For me, even worse than the murder portrayed in Masquerade, and the false friendship shown by the miserable perpetrator, it's his treatment of his poor innocent son that leaves the nastiest taste in the mouth.

Half my pictures for this episode are somewhere else. Sadly I don't know where. They got wrongly renamed and uploaded. A project for recapping :)

Alex looks on disapprovingly at Bobby's indulgence in champagne,
sending him into a sulk.

The cold shoulder doesn't work coming from you, Bobby,
all it does is make us want us climb your back.

Bobby doesn't dare to tell Ross that he's smiling at the cabbage stuck to his teeth,
not laughing at his joke.

Bobby takes the Python for a walk, advertising the fact that the constant rubbing
on his outer clothes has worn his fly white.

Bobby has trouble sitting down after all his exertions with the Vixens.
He tries unsuccessfully not to appear the most handsome man in the universe.

Thursday, December 25, 2008

A Fellow for my Bed

Bobby pouts because he didn't get what he wanted for Christmas.
After too much Christmas cheer, he needs to lean on the car to stop himself falling over.
He goes cross-eyed trying to focus on his own lovely eyelashes.
As usual he heeds his hands to describe things.
"I tell you, they were this big."
Eames grows longer arms in an effort to beat Bobby to the door.
Bobby is shocked at the deformity.
The Python struggles to escape its restraints.

Wednesday, December 24, 2008

On The Rocks

Siren-Bobby called and the Val-ship foundered.

"OK, Eames, it's not worth fighting over, you drive."
Thinks: "I wish Eames would watch where she's going."
Eames: "Don't sulk, Bobby, it was only a little prang, there's hardly a scratch."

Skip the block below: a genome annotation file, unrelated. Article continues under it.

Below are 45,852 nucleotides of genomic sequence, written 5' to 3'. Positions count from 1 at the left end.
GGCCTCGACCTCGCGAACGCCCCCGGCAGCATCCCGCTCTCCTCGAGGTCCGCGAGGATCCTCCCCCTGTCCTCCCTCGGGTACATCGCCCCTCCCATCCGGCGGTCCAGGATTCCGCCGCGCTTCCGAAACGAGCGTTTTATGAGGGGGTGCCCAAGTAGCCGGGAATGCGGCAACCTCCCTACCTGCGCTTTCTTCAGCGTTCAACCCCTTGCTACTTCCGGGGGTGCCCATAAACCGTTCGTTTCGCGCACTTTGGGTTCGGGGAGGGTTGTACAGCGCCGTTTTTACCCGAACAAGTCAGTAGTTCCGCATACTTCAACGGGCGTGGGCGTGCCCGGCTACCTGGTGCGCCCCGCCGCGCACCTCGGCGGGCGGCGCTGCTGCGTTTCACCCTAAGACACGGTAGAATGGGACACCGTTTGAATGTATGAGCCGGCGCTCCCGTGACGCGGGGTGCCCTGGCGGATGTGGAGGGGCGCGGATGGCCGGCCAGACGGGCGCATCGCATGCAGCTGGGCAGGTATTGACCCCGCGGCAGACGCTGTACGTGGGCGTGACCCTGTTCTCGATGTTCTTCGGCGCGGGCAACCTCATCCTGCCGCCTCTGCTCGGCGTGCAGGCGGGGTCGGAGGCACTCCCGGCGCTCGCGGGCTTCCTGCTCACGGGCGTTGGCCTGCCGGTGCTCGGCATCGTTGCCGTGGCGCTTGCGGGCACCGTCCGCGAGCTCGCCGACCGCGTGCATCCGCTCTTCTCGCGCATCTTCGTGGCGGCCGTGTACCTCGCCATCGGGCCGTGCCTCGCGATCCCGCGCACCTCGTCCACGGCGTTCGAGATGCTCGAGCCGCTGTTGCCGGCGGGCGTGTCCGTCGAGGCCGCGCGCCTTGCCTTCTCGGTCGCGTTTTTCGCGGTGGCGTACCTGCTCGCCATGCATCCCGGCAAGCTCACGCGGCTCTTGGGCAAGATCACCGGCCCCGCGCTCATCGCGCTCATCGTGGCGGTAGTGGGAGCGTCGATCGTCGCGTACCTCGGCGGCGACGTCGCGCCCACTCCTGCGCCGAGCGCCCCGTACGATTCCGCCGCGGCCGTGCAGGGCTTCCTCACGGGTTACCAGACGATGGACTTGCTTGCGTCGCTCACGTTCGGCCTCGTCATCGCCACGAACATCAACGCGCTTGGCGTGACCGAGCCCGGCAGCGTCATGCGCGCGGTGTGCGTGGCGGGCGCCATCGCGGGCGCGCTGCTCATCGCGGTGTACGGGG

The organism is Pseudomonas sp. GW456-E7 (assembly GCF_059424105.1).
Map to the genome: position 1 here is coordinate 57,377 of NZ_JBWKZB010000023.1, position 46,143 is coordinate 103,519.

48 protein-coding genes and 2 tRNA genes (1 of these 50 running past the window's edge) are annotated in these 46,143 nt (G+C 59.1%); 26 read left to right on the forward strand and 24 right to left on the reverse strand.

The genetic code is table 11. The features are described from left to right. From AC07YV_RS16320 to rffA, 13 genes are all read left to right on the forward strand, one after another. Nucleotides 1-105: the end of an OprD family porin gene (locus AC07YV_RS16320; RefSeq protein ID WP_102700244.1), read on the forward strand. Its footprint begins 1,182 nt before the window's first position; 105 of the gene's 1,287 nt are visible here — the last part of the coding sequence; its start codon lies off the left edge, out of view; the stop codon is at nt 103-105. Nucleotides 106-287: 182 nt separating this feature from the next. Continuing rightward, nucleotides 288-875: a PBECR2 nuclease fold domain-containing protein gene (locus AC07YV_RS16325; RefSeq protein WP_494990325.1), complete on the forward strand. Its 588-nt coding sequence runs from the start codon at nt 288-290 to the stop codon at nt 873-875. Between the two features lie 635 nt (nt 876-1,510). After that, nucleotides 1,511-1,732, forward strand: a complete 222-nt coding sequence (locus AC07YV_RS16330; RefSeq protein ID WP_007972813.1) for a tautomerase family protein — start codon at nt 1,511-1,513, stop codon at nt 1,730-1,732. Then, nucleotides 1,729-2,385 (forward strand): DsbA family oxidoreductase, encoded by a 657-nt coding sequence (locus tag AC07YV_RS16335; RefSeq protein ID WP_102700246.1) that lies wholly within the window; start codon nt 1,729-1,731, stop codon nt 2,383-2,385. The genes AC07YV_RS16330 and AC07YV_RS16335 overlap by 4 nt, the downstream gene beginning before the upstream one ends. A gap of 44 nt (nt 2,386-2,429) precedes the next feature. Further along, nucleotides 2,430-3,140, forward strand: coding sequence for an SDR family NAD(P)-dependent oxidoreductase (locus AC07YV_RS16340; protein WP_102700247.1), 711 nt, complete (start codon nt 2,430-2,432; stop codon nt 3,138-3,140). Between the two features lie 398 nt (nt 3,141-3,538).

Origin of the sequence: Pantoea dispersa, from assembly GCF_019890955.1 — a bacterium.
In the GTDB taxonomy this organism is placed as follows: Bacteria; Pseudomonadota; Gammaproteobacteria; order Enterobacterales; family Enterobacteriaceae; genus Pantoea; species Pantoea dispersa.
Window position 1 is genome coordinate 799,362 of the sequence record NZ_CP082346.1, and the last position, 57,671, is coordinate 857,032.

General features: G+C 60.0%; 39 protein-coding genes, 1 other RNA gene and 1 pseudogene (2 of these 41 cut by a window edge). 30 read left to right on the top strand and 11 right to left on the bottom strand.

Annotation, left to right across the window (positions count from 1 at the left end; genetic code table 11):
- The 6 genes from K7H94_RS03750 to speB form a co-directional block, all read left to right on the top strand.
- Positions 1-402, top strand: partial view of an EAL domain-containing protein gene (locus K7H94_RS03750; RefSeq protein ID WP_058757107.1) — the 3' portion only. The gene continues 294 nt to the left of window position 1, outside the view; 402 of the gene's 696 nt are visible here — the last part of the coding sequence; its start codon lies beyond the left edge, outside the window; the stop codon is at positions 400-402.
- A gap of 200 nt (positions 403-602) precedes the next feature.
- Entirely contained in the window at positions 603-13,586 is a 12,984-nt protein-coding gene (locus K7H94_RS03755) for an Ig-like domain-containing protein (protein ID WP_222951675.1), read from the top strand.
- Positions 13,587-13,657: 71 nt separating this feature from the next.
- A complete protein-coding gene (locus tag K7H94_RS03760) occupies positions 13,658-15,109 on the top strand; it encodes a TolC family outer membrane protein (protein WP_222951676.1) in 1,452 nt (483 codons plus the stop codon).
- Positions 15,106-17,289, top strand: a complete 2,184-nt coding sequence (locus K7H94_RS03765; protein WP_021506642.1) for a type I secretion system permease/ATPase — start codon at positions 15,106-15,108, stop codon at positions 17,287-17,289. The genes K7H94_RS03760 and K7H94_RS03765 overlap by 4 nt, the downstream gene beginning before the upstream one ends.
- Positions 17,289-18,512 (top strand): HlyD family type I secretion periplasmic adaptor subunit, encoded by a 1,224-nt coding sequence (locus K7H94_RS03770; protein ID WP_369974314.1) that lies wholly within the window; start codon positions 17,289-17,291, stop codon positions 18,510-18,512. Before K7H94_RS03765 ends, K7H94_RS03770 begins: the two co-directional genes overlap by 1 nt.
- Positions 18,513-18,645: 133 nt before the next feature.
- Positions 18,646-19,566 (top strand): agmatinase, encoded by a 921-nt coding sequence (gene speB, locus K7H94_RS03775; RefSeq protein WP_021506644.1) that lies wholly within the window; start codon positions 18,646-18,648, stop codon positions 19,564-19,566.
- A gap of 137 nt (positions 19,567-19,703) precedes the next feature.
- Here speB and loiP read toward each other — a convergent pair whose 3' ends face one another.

Bobby cannot be consoled. And it wasn't even his car!
Bobby forgives Alex with a smacker on the lips.
Brooke Shields' character exchanges pleasantries with Bobby:
"I've got something that's bigger than yours."
Bobby: "I know. It's your eyebrows."
"I do NOT pluck my eyebrows. That was the perp in an earlier episode."
Bobby tries out his new Horatio Caine impersonation.
Sorry, Bobby, you can't act that badly.
Your Bobby Goren impersonation is much better.
Bobby thinks about getting a manicure.
Yoohoo! I'll do it!
"They can fight over my neck and my eyelashes now.
Women are easy to please."
No we are not, sweetheart, you just possess a plethora of features that can't help but please.

Tuesday, December 23, 2008

Crossword Clue

This clue was in my Guardian Quick Crossword today:

4 down - Arousing sexual desire (6).

But Vincent doesn't fit (thinks rude thoughts).

Oh erotic! Why didn't you say so? Vincent and erotic mean the same thing, don't they?

Thanks to EDO via Diane for the top picture.

Monday, December 22, 2008

I had a little play...

Click to play Happy V-Christmas
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Definitely a Blind Spot

No matter how hard I try, I have very little luck dreaming about Vincent. I was having an extremely romantic fantasy about him as I fell asleep last night. SO I dreamt I was showing around the local area a very pleasant and friendly - Barack Obama!

"So how does it feel to be an insignificant little shrimp?"
"Does my hair look perfect in this?"
"I forgot Val's Christmas present."
"Do you think she'd like my eyelashes?"
"You were supposed to remind me!"
"Hey - I'll give her my smile!"
"Do I look angelic in this?"
"Huh! A shelf even I can't reach."
"I really think she'd like my eyelashes."
"Or maybe my neck would do."
"Damn! I've left her card at home."
"Phew! I shouldn't have run so fast to go and get it."
"Don't you call me cheap! I spend a fortune on mascara. And razor blades. And aftershave."
"Just a minute, I'm getting a message through."
"It said, 'Put on the light grey suit, it's SO sexy'."
"If I flick this switch it will electrocute either Ross or Declan. Votes please?"
Bobby pauses to do the Hokey Cokey.
NO! He gave the smile to someone else!